Since there is no such thing as, “My loved one went to jail school”, we help people to navigate the challenges of the injustice system, and to show community support for someone returning home. We do this as a community of returning citizens and directly impacted people. We take and transform these stories into campaigns for policy reforms, and campaigns to replace bad actors in the system like prosecutors, judges, police chiefs, and others. We know that supporting families in writing biographical materials to help humanize clients and tell their stories, can be impactful in changing the trajectory of a case, in fact we have won cases in this very fashion!
“In Michigan, it is legal for a person to carry a firearm in public as long as the person is carrying the firearm with lawful intent and the firearm is not concealed. … It is legal because there is no Michigan law that prohibits it; however, Michigan law limits the premises on which a person may carry a firearm.”
To Otis this all seems to be very unfair on top of the fact that this is all happening during a Pandemic.
“Right now we need help for Otis Goree!” :
MJR: Can you give us a briefing on what is currently going on with Mr. Goree?
EJ: “Sure, no problem”.The story is: Otis was sad that he had recently lost his dog, Martin. Martin was a Japanese Akita, that Otis loved and cared for for a long time. He had just left the vet and was preparing to bury his beloved pet, when he tried to dig a hole the ground was frozen, he broken down from frustration in a furry of tears, Otis was completely heart broken. He couldn’t bear thinking about having to bury his dog sitting in the box in his living room, so he decided he would take a break and walk to a local store. On his way back, his mind started to clear, he felt a little better, as he stood at the bus stop on 7 mile and Outer Drive. Then out of nowhere, the police pulled up and asked Otis what kind of gun he had. Otis was stunned, and scared that the police stopped and wanted to search him. There was no cause to search or ask him anything, but Otis fully cooperated with the police. Otis worried he was going to jail and mentioned that he has pre-existing conditions that made it unsafe to locked up right now. He is a triple by-pass survivor and still has heart conditions that he takes medicine for today. He missed out on medication for over two days while he was being detained in a Detroit Detention center on Mound Road, where he was held in a cell with about ten other inmates that where not social distanced. How could this happen when Otis doesn’t even have a felony record. (The usual argument used by police.)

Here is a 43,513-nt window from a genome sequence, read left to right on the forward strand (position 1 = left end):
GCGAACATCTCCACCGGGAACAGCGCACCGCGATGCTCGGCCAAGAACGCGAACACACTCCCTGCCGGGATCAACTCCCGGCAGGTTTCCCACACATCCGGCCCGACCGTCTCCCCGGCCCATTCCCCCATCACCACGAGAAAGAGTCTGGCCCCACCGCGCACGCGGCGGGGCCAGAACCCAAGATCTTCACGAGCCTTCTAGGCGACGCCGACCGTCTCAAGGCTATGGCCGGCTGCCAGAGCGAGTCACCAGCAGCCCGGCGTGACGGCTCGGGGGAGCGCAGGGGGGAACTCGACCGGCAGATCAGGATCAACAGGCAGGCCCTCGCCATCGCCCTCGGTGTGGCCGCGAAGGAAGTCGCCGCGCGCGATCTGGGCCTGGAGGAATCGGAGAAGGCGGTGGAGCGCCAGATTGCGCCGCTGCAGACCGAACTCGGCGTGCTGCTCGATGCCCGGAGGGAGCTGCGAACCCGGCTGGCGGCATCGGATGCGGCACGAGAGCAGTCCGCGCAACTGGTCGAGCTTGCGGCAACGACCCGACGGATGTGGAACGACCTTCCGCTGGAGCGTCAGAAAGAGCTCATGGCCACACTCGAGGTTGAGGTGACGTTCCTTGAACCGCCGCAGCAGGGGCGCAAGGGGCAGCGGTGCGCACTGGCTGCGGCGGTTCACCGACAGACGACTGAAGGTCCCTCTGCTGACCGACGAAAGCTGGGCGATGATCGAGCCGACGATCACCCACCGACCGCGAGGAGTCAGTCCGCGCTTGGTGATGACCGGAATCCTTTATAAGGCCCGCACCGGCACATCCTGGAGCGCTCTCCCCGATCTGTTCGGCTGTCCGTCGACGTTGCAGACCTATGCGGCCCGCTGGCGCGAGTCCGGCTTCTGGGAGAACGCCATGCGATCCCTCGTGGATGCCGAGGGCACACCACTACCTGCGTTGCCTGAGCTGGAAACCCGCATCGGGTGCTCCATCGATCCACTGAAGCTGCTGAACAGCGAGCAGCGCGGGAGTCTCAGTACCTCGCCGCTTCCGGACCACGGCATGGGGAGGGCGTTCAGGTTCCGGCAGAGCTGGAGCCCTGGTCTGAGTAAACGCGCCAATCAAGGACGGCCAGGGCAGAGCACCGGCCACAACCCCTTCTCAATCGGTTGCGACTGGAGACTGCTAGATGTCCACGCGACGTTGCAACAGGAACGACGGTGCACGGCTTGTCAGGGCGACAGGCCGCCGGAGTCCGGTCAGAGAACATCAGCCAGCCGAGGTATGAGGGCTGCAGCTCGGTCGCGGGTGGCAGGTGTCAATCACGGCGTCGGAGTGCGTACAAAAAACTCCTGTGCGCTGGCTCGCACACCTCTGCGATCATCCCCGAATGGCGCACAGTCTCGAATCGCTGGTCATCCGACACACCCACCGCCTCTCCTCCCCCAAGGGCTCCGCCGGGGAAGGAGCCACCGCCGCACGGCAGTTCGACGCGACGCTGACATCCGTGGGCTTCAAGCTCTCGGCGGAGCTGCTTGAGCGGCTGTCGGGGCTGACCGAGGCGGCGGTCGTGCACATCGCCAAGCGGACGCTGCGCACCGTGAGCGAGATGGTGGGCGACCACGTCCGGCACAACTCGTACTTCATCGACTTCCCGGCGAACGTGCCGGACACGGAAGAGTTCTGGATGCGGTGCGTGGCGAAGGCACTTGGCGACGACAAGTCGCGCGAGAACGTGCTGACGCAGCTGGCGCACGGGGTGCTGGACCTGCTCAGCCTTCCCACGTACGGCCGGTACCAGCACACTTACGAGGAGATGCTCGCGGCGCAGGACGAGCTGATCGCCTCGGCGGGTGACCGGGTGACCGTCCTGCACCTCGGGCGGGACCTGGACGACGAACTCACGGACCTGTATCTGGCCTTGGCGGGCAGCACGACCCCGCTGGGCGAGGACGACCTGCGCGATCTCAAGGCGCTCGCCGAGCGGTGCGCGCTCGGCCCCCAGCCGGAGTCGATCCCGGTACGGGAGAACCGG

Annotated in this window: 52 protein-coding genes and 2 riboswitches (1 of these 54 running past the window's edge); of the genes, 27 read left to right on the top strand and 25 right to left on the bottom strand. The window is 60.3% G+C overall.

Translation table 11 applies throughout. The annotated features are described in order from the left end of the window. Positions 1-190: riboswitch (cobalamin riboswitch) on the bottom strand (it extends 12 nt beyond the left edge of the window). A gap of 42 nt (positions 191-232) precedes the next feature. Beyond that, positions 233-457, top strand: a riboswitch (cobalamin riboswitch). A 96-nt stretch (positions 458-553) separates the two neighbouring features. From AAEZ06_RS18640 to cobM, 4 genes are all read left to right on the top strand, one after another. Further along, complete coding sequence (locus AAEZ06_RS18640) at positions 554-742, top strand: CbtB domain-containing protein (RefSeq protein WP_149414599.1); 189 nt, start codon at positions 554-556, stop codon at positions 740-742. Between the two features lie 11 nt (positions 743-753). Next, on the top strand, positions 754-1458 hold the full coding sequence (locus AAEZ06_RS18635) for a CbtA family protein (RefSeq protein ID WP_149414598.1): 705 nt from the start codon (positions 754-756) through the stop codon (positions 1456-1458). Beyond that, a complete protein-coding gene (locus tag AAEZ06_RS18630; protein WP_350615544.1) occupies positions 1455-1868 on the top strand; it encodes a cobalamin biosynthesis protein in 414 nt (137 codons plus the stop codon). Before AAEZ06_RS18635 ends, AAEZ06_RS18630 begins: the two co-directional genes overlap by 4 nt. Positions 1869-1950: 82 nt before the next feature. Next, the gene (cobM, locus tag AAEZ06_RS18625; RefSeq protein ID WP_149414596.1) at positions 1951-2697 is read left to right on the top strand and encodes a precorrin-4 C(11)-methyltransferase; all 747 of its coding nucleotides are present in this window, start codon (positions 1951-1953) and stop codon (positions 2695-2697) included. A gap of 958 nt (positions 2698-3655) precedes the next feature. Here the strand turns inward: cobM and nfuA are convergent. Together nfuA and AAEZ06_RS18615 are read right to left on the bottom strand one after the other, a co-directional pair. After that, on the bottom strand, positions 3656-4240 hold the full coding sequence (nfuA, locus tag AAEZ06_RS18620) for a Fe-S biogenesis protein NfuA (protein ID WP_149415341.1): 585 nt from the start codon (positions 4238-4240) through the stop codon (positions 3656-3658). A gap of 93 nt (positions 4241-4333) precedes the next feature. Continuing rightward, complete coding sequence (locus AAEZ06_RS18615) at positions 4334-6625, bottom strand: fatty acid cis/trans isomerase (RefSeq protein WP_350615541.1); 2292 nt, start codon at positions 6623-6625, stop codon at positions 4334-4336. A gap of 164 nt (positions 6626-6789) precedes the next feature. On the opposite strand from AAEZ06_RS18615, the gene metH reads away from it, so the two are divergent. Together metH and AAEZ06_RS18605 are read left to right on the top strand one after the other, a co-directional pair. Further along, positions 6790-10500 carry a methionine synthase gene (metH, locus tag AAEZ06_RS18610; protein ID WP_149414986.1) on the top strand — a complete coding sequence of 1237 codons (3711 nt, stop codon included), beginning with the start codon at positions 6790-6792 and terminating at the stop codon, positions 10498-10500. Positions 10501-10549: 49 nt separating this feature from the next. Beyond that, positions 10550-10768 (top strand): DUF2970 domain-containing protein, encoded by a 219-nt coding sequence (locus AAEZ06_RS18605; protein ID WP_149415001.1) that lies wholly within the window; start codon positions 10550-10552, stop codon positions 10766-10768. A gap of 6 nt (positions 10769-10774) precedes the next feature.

MJR: “Thank you for sharing his story. Social media has helped show the world that many instances when a BIPOC person is dealing with police have been non-violent”.
ET: “Most definitely!” Social media has helped with sharing of traumas and similarly shared interactions with police and black men that are minor or over embellished bringing harm or even death”. Over the past year, we have heard of the rising COVID-19 cases in MI jails and prisons. Again, looking at the circumstances of Mr. Goree’s arrest, we know, WE are targeted even more as Black people”.
EJ:So there’s been a scramble in states to release non-violent detainees. Nina Ginsberg, president of the National Association of Criminal Defense Lawyers says it’s a critical step that needs to occur. “This is ground zero,” she says. “Once coronavirus gets into a jail, there’s no way to stop it from spreading. You cannot do social distancing in a jail. You cannot.”
MJR: For the folks that are reading this or will hear about Mr. Goree, what can they do to support him and the work of Emergent Justice?
EJ: Thank you for asking! First, folks can call Representative Rashida Tlaib and tell her that gun profiling has to stop! At Emergent Justice, our work is led by directly impacted folks. We are always recruiting and open to like minded individuals that want to transform the criminal justice and end mass incarceration”